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'The mass of men lead lives of quiet desperation' In 1845 Henry David Thoreau left his home town of Concord, Massachusetts to begin a new life alone, in a rough hut he built himself a mile and a half away on the north-west shore of Walden Pond. Walden is Thoreau's classic autobiographical account of this experiment in solitary living, his refusal to play by the rules of hard work and the accumulation of wealth and above all the freedom it gave him to adapt his living to the natural world around him. This new edition of Walden traces the sources of Thoreau's reading and thinking and considers the author in the context of his birthplace and his sense of its history - social, economic and natural. In addition, an ecological appendix provides modern identifications of the myriad plants and animals to which Thoreau gave increasingly close attention as he became acclimatized to his life in the woods by Walden Pond. ABOUT THE SERIES: For over 100 years Oxford World's Classics has made available the widest range of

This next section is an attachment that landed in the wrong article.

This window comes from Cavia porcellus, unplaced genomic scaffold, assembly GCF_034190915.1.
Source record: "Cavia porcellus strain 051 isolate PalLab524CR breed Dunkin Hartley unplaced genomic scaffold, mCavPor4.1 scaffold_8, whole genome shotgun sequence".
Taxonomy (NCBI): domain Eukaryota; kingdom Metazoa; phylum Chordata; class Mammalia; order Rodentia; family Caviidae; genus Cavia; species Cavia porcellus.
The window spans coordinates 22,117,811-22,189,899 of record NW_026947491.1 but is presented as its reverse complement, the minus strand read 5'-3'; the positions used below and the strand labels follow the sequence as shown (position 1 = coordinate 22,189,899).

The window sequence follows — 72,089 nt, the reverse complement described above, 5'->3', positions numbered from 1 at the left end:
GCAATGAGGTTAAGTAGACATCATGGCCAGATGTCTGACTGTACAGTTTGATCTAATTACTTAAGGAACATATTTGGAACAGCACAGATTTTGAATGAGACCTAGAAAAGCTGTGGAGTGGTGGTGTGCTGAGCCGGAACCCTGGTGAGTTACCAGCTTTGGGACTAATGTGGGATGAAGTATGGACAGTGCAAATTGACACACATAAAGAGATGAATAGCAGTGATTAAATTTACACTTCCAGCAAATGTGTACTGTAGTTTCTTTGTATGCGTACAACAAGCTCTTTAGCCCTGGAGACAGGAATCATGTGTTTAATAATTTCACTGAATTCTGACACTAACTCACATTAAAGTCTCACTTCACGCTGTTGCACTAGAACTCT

Oxford University Press
November 13, 2008
About the author
Stephen Allen Fender is Professor of American Studies and Director of the Graduate Research Centre in the Humanities, School of English and American Studies at the University of Sussex. His books include Plotting the Golden West: American Literature and the Rhetoric of the California Trail and Sea Changes: British Emigration and American Literature. Henry David Thoreau was born in Concord, Massachusetts in 1817 and is known for his extreme individualism, his preference for simple, austere living, and revolt against the demands of society and government. His other works are A Week on the Concord and Merrimack Rivers (1849), Civil Disobedience (1849), Excursions, (1863) and The Maine Woods (1864).